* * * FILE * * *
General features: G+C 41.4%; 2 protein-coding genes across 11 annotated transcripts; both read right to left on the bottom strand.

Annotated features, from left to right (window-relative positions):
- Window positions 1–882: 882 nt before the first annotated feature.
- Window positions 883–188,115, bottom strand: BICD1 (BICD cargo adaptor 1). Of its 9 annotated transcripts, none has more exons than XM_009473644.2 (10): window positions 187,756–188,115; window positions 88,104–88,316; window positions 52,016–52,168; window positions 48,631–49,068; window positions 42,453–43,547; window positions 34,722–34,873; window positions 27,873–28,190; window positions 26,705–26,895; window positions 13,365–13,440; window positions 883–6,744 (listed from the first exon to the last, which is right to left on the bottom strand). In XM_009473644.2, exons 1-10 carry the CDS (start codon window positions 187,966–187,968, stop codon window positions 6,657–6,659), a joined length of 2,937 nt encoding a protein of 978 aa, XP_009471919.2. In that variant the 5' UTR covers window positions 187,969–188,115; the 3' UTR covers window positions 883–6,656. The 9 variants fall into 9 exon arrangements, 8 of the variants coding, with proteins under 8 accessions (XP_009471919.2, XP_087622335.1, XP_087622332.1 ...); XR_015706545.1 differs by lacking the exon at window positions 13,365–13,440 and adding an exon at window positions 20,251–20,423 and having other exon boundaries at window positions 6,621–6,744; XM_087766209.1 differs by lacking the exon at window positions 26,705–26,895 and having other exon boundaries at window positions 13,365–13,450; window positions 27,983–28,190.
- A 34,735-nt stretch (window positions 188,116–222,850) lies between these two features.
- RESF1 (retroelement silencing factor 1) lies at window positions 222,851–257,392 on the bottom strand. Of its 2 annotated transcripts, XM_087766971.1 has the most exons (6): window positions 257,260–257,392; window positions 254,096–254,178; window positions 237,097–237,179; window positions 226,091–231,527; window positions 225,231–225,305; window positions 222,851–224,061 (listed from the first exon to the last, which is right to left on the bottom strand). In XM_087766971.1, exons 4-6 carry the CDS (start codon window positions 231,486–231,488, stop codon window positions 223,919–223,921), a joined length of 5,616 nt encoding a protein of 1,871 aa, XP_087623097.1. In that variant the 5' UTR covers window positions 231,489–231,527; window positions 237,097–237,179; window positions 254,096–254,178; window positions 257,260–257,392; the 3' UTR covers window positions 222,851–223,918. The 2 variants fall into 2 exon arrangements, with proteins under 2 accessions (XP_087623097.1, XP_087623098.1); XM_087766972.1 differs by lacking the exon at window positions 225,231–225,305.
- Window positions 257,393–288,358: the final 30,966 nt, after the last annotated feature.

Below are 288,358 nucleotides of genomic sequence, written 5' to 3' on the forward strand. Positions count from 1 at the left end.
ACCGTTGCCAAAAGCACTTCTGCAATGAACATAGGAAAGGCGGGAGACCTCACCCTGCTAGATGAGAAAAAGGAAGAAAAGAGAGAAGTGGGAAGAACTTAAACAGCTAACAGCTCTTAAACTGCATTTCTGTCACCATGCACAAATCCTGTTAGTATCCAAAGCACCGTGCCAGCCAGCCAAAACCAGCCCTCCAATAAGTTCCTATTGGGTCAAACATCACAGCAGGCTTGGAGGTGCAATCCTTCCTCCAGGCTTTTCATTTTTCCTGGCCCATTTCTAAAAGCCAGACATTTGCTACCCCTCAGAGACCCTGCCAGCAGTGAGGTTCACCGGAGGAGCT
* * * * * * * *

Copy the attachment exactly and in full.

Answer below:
General features: G+C 41.4%; 2 protein-coding genes across 11 annotated transcripts; both read right to left on the bottom strand.

Annotated features, from left to right (window-relative positions):
- Window positions 1–882: 882 nt before the first annotated feature.
- Window positions 883–188,115, bottom strand: BICD1 (BICD cargo adaptor 1). Of its 9 annotated transcripts, none has more exons than XM_009473644.2 (10): window positions 187,756–188,115; window positions 88,104–88,316; window positions 52,016–52,168; window positions 48,631–49,068; window positions 42,453–43,547; window positions 34,722–34,873; window positions 27,873–28,190; window positions 26,705–26,895; window positions 13,365–13,440; window positions 883–6,744 (listed from the first exon to the last, which is right to left on the bottom strand). In XM_009473644.2, exons 1-10 carry the CDS (start codon window positions 187,966–187,968, stop codon window positions 6,657–6,659), a joined length of 2,937 nt encoding a protein of 978 aa, XP_009471919.2. In that variant the 5' UTR covers window positions 187,969–188,115; the 3' UTR covers window positions 883–6,656. The 9 variants fall into 9 exon arrangements, 8 of the variants coding, with proteins under 8 accessions (XP_009471919.2, XP_087622335.1, XP_087622332.1 ...); XR_015706545.1 differs by lacking the exon at window positions 13,365–13,440 and adding an exon at window positions 20,251–20,423 and having other exon boundaries at window positions 6,621–6,744; XM_087766209.1 differs by lacking the exon at window positions 26,705–26,895 and having other exon boundaries at window positions 13,365–13,450; window positions 27,983–28,190.
- A 34,735-nt stretch (window positions 188,116–222,850) lies between these two features.
- RESF1 (retroelement silencing factor 1) lies at window positions 222,851–257,392 on the bottom strand. Of its 2 annotated transcripts, XM_087766971.1 has the most exons (6): window positions 257,260–257,392; window positions 254,096–254,178; window positions 237,097–237,179; window positions 226,091–231,527; window positions 225,231–225,305; window positions 222,851–224,061 (listed from the first exon to the last, which is right to left on the bottom strand). In XM_087766971.1, exons 4-6 carry the CDS (start codon window positions 231,486–231,488, stop codon window positions 223,919–223,921), a joined length of 5,616 nt encoding a protein of 1,871 aa, XP_087623097.1. In that variant the 5' UTR covers window positions 231,489–231,527; window positions 237,097–237,179; window positions 254,096–254,178; window positions 257,260–257,392; the 3' UTR covers window positions 222,851–223,918. The 2 variants fall into 2 exon arrangements, with proteins under 2 accessions (XP_087623097.1, XP_087623098.1); XM_087766972.1 differs by lacking the exon at window positions 225,231–225,305.
- Window positions 257,393–288,358: the final 30,966 nt, after the last annotated feature.

Below are 288,358 nucleotides of genomic sequence, written 5' to 3' on the forward strand. Positions count from 1 at the left end.
ACCGTTGCCAAAAGCACTTCTGCAATGAACATAGGAAAGGCGGGAGACCTCACCCTGCTAGATGAGAAAAAGGAAGAAAAGAGAGAAGTGGGAAGAACTTAAACAGCTAACAGCTCTTAAACTGCATTTCTGTCACCATGCACAAATCCTGTTAGTATCCAAAGCACCGTGCCAGCCAGCCAAAACCAGCCCTCCAATAAGTTCCTATTGGGTCAAACATCACAGCAGGCTTGGAGGTGCAATCCTTCCTCCAGGCTTTTCATTTTTCCTGGCCCATTTCTAAAAGCCAGACATTTGCTACCCCTCAGAGACCCTGCCAGCAGTGAGGTTCACCGGAGGAGCT